Although cheering is probably an overstatement, I have been thinking about a question Dave Fagg asked me on Sunday night on his program, Godbotherers about why it is people want to see the recent QLD floods as a judgment on (Kevin Rudd's) sins. At the time I mumbled something about a theological package - climate change denying, eschatologically focused (read rapture), etc. But what explains that? Why do otherwise seemingly kindhearted people want to interpret the misfortunes of others and God's judgment, portraying him as the Larsonesque whitebearded deity with his finger on the smite button?
It seems to me that humans are meaning producers, pattern makers and story tellers. The patterns we see are given meaning as part of a larger story or narrative. Modernism ties that into the rational self, the cogito ergo sum. Post modernism does away with author, reader and self. Honest atheism denies any real meaning. Christianity seeks meaning by placing our own experiences into a larger narrative of who God is and what he is doing in history. This means that how we interpret things reflects our vision of who God is.
During the interview I suggested that Pastor Danny's view of God was essentially like that of an angry pagan God who constantly needs placating, like Baal or one of the storm Gods of meso America. The certainty of the view espoused in the Catch the Fire blog is that all disasters can be pinned on human sin. It makes sense of reality through a particular theological framework, one that portrays God as holy and concerned for human affairs - but appears to focus on particular issues, be it abortion (resulting in the Vic bushfires) or Israel (producing floods in QLD). Nothing is said of greed or consumption, big part players in global warming. This is because these can be respectable sins, where wealth is equated with blessing (hence ignoring the plight of the poor). Of course global warming is ignored because it apparently goes against God's power to control the weather, or is simply read as part of the end times - and hence unavoidable rather than a moral problem to be addressed or the kingdom issue that it is requiring repentance.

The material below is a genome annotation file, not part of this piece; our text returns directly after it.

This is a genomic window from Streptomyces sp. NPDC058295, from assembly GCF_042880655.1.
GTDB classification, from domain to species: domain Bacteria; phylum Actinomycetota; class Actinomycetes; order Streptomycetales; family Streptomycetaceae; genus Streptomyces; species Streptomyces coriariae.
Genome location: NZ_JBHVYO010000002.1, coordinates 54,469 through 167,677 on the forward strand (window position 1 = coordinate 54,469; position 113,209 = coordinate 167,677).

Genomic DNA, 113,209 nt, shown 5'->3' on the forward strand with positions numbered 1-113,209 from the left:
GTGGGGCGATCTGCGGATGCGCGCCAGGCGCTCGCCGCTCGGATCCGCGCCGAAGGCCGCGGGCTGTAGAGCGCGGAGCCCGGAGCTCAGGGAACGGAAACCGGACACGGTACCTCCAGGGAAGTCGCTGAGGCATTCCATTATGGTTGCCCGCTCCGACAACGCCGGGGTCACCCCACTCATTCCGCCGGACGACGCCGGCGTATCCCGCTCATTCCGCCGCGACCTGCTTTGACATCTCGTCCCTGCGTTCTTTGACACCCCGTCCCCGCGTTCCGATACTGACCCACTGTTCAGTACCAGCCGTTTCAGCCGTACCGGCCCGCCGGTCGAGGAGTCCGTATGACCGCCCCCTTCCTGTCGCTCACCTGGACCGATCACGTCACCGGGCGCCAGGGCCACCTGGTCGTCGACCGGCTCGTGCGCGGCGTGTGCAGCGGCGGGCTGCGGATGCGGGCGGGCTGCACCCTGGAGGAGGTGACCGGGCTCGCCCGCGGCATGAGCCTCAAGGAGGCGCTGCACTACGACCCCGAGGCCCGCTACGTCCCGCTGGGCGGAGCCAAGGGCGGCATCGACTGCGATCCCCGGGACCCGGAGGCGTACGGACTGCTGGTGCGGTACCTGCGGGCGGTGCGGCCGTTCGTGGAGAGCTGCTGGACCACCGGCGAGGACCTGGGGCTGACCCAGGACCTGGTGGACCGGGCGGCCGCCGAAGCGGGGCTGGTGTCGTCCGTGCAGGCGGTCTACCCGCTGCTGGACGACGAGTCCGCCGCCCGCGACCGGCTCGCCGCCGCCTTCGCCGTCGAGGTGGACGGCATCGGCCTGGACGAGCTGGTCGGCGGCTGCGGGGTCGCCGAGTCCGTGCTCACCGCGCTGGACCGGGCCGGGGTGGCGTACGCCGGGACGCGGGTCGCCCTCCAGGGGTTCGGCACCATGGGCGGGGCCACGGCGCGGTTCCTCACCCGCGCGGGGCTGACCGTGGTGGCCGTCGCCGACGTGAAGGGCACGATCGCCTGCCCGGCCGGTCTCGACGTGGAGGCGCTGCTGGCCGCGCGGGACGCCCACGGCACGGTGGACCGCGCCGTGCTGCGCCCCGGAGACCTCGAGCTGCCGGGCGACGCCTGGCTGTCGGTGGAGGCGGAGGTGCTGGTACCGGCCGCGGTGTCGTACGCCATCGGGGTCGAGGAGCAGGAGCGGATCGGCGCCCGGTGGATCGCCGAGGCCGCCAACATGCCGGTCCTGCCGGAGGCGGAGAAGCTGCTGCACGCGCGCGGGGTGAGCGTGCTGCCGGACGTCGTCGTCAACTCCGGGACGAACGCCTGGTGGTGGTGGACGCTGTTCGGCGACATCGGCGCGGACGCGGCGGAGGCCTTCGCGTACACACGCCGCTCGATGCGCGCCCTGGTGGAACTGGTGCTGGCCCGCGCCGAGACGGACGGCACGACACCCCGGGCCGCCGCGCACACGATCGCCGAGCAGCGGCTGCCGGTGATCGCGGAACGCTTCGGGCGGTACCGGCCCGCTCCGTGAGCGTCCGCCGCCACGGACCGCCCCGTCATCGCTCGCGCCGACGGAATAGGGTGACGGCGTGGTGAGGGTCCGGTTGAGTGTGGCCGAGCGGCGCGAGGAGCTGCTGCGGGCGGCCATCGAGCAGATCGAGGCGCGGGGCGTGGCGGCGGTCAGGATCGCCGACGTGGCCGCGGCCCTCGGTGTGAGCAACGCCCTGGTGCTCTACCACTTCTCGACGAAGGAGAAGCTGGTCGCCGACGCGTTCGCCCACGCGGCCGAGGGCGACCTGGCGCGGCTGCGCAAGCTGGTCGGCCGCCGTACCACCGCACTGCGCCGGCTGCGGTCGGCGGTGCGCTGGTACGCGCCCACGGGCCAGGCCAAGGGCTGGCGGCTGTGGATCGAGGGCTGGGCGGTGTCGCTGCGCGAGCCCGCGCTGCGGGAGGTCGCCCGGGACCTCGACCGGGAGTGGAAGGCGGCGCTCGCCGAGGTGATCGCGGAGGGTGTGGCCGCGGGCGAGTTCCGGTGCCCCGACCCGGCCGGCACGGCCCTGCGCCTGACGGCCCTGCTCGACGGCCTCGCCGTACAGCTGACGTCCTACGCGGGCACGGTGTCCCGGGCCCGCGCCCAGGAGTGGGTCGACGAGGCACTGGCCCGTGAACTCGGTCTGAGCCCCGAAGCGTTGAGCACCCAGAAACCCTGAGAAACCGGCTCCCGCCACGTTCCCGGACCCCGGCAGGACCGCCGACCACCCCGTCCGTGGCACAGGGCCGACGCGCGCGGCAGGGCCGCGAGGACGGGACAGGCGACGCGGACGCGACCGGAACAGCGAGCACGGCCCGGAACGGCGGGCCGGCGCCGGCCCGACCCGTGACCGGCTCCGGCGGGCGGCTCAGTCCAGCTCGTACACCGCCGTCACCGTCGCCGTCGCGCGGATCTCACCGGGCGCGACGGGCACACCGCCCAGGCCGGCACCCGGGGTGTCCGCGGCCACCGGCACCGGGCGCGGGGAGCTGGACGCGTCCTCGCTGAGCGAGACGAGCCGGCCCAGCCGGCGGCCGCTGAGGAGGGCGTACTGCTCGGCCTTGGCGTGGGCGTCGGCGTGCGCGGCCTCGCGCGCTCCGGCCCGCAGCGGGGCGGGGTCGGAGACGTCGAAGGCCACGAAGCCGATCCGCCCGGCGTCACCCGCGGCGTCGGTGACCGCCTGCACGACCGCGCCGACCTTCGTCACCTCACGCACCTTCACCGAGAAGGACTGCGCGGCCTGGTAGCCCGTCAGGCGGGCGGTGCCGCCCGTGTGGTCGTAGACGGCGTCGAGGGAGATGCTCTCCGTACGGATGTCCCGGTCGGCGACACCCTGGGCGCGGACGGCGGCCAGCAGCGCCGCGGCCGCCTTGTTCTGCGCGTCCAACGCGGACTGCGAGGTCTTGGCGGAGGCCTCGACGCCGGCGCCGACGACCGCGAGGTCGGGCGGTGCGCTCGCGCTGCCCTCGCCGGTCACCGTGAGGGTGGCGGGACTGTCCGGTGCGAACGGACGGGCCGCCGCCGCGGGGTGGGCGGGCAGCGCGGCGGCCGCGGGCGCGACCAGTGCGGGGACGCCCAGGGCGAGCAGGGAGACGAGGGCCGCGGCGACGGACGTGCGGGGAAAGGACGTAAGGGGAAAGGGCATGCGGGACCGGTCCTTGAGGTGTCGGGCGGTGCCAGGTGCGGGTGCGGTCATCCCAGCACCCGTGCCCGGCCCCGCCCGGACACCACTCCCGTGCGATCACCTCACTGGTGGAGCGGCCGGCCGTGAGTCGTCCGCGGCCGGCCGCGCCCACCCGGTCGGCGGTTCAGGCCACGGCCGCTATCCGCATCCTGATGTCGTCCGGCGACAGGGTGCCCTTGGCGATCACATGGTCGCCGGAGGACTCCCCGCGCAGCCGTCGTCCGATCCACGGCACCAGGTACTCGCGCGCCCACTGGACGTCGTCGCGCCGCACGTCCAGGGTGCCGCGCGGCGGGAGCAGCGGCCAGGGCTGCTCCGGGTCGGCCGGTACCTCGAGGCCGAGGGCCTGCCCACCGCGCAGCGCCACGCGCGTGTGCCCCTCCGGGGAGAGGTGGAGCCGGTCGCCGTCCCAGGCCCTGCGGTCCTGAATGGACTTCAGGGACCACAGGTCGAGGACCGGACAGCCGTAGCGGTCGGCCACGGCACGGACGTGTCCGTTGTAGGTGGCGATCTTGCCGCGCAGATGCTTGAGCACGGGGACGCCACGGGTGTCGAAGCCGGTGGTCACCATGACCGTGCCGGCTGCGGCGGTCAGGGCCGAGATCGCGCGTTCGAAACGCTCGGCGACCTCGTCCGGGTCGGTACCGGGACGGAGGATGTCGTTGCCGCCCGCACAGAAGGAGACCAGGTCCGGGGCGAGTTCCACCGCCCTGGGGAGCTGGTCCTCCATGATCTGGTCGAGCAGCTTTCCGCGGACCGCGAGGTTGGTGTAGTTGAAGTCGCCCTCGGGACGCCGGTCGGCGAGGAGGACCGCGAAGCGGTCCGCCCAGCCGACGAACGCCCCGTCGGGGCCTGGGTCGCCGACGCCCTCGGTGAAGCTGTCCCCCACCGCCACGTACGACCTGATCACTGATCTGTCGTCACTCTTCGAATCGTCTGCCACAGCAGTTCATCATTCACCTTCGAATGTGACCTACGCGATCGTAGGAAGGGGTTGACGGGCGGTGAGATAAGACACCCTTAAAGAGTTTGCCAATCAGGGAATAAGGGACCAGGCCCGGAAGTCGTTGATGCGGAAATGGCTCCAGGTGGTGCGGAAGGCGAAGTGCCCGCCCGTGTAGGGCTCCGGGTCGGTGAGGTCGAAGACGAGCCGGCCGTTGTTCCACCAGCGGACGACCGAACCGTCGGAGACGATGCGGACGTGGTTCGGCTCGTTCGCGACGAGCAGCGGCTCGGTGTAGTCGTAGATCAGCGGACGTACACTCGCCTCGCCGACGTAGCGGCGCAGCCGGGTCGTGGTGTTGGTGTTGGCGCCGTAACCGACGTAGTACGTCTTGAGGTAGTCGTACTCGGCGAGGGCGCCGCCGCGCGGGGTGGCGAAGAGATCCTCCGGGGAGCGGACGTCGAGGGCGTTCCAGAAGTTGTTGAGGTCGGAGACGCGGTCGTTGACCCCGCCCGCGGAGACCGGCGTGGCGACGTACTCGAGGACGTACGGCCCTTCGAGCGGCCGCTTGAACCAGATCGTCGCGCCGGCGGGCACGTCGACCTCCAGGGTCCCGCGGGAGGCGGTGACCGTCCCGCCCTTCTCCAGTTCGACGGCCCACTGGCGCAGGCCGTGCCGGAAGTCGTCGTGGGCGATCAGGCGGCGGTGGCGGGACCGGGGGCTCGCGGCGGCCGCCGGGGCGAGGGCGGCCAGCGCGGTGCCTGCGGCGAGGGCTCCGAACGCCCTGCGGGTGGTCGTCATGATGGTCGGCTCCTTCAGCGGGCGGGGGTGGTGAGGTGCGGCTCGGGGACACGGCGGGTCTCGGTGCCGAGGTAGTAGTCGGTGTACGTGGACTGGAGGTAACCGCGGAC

The answer to this knee jerk 'prophecy' is to re-read the bible through the lens of Jesus as the God incarnate come to show God's love, not his judgment. Judgment is ultimately postponed, but not avoided. However, judgment in of itself is not primary, love is. This does two things in light of recent events. Firstly, it renders at once the issue more difficult, because it removes the simple solution of the direction connection between sin and suffering (something Jesus did with the man born blind in Jn 17 or those killed by the Tower of Siloam) and yet harder because we are left with the issue of how a loving God allows such things to occur.
Of course science says something about this - particularly the observation that in natural systems, large events (be they earthquakes or rainfall events) are no different to small events just more infrequent. [The science is that of self-organisation and complexity]. However, this leads to the second point - that of eschatology not focused just on judgment (though it is that) but of (as NT Wright says) putting the world to rights, which will include some how natural 'disasters' as well as the sin that leads to them or contributes to them (like bad planning in the name of growth or greed). This future restoration in love energises our present acts of love, justice and compassion in times of disaster. Much better, much more Christian that 'prophetic utterances' of judgment where such pronouncements at best come from the minds of men, and not God.